After You Leave

Richard Quinn

VIEW ANY NUMBER of YouTube videos on retirement planning, and you’ll find advice on how much you need to save each month, how to invest, how much to accumulate and how to generate retirement income. The same is true for the experts who write blogs.

All this information relates to the retiree. Rarely—actually never—have I seen a discussion about survivor benefits. Even the 4% rule uses an assumed 30-year retirement period, apparently ignoring the possibility that retirement income needs to last over two lifetimes that may extend beyond 30 years, a distinct possibility if one partner is several years younger.

I’m sensitive to this issue because, during my working years, I received many calls from new widows asking about their survivor pension. Often, there was none because their husbands had selected to receive income only over their life, with no survivor benefit. Times have changed, of course. There are new laws to protect spouses, plus many couples have dual incomes. But at the same time, retirement is more the individual’s responsibility than ever before.

Given the reported dismal state  of retirement planning, I wonder if people are thinking about dual lifetimes. Couples should have detailed discussions about how much income there will be after the first spouse dies.

Does each spouse have their own income source? Are they drawing from a single pool of retirement assets? To what extent do they count on Social Security? What’s the age difference between the couple?

I have both a qualified and nonqualified pension. I selected a 50% joint-and-survivor annuity for one and 75% for the other, meaning my wife will receive half and three-quarters of these two pensions, should I die first. Opting for the survivor annuities reduced the monthly payout on the two pensions, but the reduction was worth the peace of mind. On top of that—and contrary to conventional wisdom about dropping coverage as you grow older—I maintain life insurance equal to about two years of expenses. My wife will also have access to our investments.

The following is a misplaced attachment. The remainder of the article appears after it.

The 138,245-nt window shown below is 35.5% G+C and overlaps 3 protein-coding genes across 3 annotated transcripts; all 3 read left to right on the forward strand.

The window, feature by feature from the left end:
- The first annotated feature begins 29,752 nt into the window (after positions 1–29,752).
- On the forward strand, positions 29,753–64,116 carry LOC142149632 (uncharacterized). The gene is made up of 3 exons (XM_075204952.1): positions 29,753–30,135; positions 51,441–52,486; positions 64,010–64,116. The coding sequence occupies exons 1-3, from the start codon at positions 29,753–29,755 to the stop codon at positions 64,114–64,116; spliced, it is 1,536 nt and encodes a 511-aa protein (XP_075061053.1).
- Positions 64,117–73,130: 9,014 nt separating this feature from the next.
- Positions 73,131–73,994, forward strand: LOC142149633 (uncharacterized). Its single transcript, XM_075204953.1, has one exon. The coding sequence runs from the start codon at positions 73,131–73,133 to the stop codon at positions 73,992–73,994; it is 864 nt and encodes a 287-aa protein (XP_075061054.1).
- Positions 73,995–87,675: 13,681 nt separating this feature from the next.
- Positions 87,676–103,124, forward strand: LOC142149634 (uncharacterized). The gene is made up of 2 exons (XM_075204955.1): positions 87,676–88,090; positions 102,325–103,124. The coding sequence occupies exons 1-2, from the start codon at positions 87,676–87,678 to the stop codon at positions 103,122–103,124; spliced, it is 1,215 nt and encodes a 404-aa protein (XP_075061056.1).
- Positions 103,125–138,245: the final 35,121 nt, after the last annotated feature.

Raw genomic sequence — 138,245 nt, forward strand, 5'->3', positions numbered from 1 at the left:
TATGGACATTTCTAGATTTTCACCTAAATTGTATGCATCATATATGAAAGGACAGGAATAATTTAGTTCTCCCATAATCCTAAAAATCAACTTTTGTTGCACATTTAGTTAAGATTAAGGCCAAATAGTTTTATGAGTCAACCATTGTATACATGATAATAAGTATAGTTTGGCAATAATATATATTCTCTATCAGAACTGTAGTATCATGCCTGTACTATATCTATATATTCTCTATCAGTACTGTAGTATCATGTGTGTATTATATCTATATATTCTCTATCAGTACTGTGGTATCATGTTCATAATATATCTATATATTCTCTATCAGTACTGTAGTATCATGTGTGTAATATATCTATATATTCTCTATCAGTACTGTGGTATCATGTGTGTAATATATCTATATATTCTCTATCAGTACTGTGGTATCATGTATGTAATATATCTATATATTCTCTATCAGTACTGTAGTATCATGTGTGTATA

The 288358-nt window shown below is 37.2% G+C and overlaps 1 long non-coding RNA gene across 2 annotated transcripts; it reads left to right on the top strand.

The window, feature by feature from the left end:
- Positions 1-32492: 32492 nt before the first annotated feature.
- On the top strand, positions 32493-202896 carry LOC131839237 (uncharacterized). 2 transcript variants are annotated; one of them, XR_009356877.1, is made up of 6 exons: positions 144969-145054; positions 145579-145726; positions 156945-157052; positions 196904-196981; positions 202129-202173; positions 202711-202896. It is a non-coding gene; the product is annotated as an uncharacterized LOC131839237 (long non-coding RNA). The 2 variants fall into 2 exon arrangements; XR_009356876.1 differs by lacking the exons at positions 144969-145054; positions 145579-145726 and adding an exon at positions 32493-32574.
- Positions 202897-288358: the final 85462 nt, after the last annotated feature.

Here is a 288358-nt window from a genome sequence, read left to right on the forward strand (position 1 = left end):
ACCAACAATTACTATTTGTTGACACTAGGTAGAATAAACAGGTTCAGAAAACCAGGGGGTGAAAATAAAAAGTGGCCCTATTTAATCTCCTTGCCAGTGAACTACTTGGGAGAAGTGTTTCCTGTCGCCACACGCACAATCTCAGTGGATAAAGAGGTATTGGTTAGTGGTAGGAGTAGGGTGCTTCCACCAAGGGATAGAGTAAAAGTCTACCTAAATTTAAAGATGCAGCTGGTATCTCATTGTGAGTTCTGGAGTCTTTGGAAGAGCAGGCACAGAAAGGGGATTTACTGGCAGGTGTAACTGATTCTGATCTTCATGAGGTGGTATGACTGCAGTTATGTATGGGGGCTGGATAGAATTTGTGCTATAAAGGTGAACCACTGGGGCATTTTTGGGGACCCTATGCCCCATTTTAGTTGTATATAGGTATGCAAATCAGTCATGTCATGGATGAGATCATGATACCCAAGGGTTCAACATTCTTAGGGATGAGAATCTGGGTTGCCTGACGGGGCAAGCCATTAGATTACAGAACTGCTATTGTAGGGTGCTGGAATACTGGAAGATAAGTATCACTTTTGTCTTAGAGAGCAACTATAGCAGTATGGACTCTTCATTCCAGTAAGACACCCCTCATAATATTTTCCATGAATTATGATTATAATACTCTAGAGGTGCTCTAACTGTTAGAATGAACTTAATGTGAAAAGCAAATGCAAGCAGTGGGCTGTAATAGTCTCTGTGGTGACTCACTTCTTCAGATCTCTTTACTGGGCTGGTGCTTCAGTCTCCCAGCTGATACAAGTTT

It’s all a bit conservative, I admit, but I don’t want my wife worrying about money, even if she should require long-term care, and I don’t want to create a financial burden for our children. Want to make sure a surviving spouse has enough money? Here are five pointers:

  • Plan on Social Security survivor benefits, but remember that—upon the death of the first spouse—your household’s total Social Security benefits could drop by a third or more.
  • Ensure accumulated assets are sufficient for two lifetimes, and perhaps longer than the often-assumed 30-year retirement.
  • When selecting pension coverage, choose the survivor option.
  • For additional lifetime income, consider using part of your retirement nest egg to purchase an immediate annuity that pays income over both of your lifetimes.
  • Purchase life insurance so the surviving spouse receives a lump sum upon the other spouse’s death.
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